[1] 0 0 0 1 1 0 0 0 0 1 0 0 1 0 0 1 0 0 1 1 0 0 0 0 1 1 0 1 1 0 0 0 0 1 0 0 1 0 0 0 0 0 0 0 1 0 0 0
 [49] 0 0 0 1 0 1 0 0 1 0 0 0 0 0 1 0 0 0 1 0 1 0 0 0 0 0 1 0 0 0 0 1 0 1 1 1 0 0 1 1 0 0 0 0 0 0 0 0
 [97] 0 0 1 0
> 28

Step 2: propose a prior

Suppose we belive the success rate is around 30% but we want a prior that is not too restrictive:



Let’s see if we can find a prior that’s not too restrictive but centered more around 0.3



Step 3: estimate the posterior

We showed above that with a beta prior and binomial likelihood we get a posterior distribution for this particular problem of:

\[P(\theta|X) = Beta(a',b')\]


\[a'= 30 + \sum_{i}^{100} x_{i}\]


\[b' = 60 + 100 - \sum_{i}^{100}x_{i}\]

For our case this leads to:

a <- 30 + sum(X)
b <- 60 + 100 - sum(X)

[1] 52

[1] 138

Step 4: plot the posterior

# 1,000 samples from the posterior distribution

E_theta = a/(a+b)
var_theta = (a*b)/(((a+b)^2)*(a+b+1))


[1] 0.3052632
[1] 0.001110354

step 4 plot

Let’s take a moment to appreciate what happened here. The initial prior on the success rate was that it would be distributed Beta(30,60) which maps to 30 success in 90 trials…an expected success rate of 0.333. From the data we observed 28 successes in 100 trials. The parameters of our distribuiton for the success rate were adjusted down to match the data and our estimated posterior distribution around the success rate has an expected value fo 0.3.

Step 5: Sensativity to priors

First, let’s wrap Steps 1 - 4 up into a function that we can call iteratively:

bayes.mams <- function(X, a.prior,b.prior){ <-   a.prior + sum(X) <- b.prior + length(X) - sum(X)

  E_theta =
  var_theta = (*^2)*(

Now let’s use this function to compare the data to the bayesian predicted posterior under a different choices of for the prior:

bayes <- bayes.mams(X=X,a.prior=1,b.prior=2)

# Success rate in the underlying data:
[1] 0.28

# Expected value of the prior distribution

[1] 0.3333333
# Expected value of the posterior distribution:

[1] 0.2815534
#plot the prior and posterior for a really diffuse prior
prior <- rbeta(1000,1,2)
post <- bayes.mams(X=X,a.prior=1,b.prior=2)[[3]]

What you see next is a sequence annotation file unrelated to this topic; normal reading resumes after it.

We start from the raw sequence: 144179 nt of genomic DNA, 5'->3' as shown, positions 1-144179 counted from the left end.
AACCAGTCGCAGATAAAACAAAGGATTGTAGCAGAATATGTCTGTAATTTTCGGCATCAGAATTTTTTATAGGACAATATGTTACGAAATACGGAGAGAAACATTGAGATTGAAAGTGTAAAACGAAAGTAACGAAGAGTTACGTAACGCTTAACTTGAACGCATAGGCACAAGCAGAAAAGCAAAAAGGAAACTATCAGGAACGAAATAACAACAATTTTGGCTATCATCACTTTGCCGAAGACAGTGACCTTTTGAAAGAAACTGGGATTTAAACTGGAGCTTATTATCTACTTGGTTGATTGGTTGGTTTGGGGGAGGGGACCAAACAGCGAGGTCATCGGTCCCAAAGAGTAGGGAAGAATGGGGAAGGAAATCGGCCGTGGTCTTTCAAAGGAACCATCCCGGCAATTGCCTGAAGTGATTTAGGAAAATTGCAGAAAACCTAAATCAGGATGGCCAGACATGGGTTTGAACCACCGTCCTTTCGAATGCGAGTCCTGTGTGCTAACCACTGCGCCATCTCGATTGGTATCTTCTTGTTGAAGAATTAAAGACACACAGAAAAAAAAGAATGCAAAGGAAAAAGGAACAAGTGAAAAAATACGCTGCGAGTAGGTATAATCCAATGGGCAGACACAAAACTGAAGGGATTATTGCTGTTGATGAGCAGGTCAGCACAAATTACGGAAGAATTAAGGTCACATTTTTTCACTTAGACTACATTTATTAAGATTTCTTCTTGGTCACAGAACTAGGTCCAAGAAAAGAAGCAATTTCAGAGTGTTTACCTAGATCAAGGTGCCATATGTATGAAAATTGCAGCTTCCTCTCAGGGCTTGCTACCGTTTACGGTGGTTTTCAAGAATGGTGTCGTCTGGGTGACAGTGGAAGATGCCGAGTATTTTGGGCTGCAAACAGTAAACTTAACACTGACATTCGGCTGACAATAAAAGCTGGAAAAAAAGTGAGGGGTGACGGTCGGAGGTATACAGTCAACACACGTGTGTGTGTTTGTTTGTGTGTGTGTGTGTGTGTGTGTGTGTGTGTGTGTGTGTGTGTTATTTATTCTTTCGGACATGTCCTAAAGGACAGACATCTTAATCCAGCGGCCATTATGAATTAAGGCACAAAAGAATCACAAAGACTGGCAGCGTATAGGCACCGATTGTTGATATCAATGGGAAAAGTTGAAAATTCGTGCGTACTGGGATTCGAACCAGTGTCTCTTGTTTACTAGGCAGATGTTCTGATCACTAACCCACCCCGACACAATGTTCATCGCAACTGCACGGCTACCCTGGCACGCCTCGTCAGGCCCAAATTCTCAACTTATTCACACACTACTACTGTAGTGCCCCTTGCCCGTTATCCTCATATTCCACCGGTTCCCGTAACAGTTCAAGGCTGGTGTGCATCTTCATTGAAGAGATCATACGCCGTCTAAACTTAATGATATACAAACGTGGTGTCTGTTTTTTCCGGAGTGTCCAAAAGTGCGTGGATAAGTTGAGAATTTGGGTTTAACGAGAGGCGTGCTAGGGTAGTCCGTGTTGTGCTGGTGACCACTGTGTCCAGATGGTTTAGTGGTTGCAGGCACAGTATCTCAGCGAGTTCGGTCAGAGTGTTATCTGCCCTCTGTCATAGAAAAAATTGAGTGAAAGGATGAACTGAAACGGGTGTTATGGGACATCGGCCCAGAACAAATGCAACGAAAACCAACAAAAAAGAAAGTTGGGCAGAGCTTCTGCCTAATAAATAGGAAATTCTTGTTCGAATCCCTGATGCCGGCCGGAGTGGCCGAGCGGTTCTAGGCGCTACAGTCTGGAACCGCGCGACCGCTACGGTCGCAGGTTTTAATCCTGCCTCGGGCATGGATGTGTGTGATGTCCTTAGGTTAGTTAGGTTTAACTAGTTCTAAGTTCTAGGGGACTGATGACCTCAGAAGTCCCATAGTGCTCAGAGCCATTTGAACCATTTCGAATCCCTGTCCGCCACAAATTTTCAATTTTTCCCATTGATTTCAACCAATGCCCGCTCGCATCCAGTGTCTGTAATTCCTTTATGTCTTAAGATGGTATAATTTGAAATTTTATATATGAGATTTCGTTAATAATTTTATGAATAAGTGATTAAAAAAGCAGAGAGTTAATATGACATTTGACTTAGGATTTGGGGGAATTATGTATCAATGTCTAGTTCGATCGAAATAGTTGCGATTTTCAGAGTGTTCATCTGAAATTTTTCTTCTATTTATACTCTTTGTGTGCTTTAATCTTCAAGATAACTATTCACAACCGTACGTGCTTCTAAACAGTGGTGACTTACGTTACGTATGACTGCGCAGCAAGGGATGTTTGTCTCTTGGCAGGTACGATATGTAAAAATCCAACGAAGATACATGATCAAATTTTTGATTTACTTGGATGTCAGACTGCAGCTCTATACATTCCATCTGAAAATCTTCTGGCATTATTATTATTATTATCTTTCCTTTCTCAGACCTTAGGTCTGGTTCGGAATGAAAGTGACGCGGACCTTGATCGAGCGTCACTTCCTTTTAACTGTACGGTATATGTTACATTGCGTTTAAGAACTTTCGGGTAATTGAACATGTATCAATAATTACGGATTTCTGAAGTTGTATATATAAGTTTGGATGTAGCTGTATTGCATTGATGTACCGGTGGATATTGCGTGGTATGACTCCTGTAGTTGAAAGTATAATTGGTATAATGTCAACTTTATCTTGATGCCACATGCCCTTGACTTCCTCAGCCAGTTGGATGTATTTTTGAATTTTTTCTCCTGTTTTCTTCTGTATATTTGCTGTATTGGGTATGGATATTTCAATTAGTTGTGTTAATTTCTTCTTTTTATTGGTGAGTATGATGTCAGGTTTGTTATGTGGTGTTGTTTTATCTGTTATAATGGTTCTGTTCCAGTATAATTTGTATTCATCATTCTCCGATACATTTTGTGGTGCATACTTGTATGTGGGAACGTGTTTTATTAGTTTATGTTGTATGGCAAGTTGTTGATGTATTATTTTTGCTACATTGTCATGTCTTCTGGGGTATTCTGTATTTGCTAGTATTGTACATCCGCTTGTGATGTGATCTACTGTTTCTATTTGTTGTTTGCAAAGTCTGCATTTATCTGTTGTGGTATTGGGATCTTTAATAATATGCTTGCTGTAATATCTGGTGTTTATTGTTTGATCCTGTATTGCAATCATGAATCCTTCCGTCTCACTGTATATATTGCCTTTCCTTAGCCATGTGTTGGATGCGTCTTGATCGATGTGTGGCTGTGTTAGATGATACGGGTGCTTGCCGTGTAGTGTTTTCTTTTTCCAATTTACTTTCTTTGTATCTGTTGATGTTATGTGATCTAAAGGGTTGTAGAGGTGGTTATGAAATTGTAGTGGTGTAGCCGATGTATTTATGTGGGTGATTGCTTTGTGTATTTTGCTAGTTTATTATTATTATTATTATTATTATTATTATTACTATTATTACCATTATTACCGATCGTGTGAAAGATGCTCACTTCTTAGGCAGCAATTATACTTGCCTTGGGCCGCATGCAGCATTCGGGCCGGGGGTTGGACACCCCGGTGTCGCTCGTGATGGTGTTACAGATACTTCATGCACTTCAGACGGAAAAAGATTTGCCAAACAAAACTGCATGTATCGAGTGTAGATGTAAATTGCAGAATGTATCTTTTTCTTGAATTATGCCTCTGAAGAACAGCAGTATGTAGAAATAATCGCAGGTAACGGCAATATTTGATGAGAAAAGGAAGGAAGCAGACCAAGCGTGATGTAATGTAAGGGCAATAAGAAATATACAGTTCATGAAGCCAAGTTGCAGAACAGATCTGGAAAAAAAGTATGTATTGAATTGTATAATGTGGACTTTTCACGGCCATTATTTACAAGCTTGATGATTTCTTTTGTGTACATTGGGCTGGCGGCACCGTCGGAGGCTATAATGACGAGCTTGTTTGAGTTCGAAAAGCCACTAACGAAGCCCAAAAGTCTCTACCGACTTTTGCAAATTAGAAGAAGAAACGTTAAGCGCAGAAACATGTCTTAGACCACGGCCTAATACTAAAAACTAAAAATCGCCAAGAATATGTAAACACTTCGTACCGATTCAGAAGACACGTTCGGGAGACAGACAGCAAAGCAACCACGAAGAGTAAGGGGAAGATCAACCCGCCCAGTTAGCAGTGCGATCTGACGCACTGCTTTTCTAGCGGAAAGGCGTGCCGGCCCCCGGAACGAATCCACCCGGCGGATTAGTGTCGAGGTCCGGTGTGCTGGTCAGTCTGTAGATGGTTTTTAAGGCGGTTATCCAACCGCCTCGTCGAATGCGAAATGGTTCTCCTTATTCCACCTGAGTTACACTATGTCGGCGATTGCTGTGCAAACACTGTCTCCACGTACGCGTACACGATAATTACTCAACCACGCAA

plot.df <- data.frame(rbind(data.frame(x=prior,label='prior'),data.frame(x=post,label='posterior')))
ggplot(plot.df,aes(x=x,color=label)) + geom_density() + theme_bw()

step 5 plot

Now do the whole thing again but make the prior a little more informative:

# Success rate in the underlying data:
[1] 0.28
# Expected value of the posterior distribution:
post.tmp <- bayes.mams(X=X,a.prior=300,b.prior=600)
[1] 0.328

#plot the prior and posterior for a = 300, b=600
prior <- rbeta(1000,300,600)
plot.df <- data.frame(rbind(data.frame(x=prior,label='prior'),data.frame(x=post.tmp[[3]],label='posterior')))
ggplot(plot.df,aes(x=x,color=label)) + geom_density() + theme_bw()


This seems to jive with my limited understanding of the Bayesian Machinery. Originally, we started with a prior of


This prior produces an expected success rate of 0.33. Our data sample produced a success rate of 0.28. When the prior was informed by the data, the posterior expected success rate fell to 0.3.

Next we tried a really flat prior,


which basically said, “eh, the success rate could be anything.” When we combined this really diffuse prior with the data, the data sample dominated the calculation of the posterior and we got a posterior expected value for the success rate that was pretty much exactly what was observed in the data sample.

Finally, we used a prior with even lower variance than either of the previous iterations. In this case, the prior expected success rate of 0.33 was moved only a tiny bit by the data sample - posterior expected success rate was only 0.32 when we observed 28 successes in 100 trial…because the prior was relatively restrictive.

step 5 2

Extension to Explicit AB Testing

To make the final jump from our last section to a traditional AB testing framework we just need to implement the steps above a few more times:

Suppose we believe that page A has a success rate of 0.3 and an improvement (page B) will offer a success rate of 0.4. We are going to test this on 1,000 visitors.

X <- rbinom(1000,1,0.3)
[1] 0.29

Y <- rbinom(1000,1,0.4)
[1] 0.41

b1 <-bayes.mams(X=X,a.prior=1,b.prior=2)
b2 <-bayes.mams(X=Y,a.prior=1,b.prior=2) 

[1] 0.2991

[1] 0.41

plot.df <- rbind(data.frame(x=b1[[3]],label='A'),data.frame(x=b2[[3]],label='B'))
ggplot(plot.df,aes(x=x,color=label)) + geom_density() + theme_bw()

AB plot

How many sample in B are under the A curve?

sum(unlist(b2[[3]]) < max(unlist(b1[[3]])))/length(unlist(b2[[3]]))
[1] 0.0

We might interpret this as a 0% chance that the success rate for B is less than the success rate for A.

Quick Look at the bayesAB package

Now let’s see if the bayesAB package in R gives us something similar:

ab1 <- bayesTest(X, Y,
                 priors = c('alpha' = 1, 'beta' = 2),
                 n_samples = 1e5, distribution = 'bernoulli')


Distribution used: bernoulli 
Using data with the following properties: 
            A     B
Min.    0.000 0.000
1st Qu. 0.000 0.000
Median  0.000 0.000
Mean    0.299 0.411
3rd Qu. 1.000 1.000
Max.    1.000 1.000
Conjugate Prior Distribution: Beta 
Conjugate Prior Parameters: 
[1] 1

[1] 2

Calculated posteriors for the following parameters: 
Monte Carlo samples generated per posterior: 
[1] 1e+05


Quantiles of posteriors for A and B:

       0%       25%       50%       75%      100% 
0.2334814 0.2893877 0.2990061 0.3088185 0.3655146 

       0%       25%       50%       75%      100% 
0.3488257 0.4001973 0.4105980 0.4211724 0.4887370 


P(A > B) by (0)%: 

[1] 0


Credible Interval on (A - B) / B for interval length(s) (0.9) : 

        5%        95% 
-0.3418837 -0.1946334 


I’m sure the bayesAB package does a lot more cool stuff related to Bayesian AB Testing and maybe I’ll take a deeper look a little later. For now, it’s enough for me to know that summary results appear to be somewhat consistent with my rudimentary understanding of how to do ‘by hand.’

Written on July 20, 2018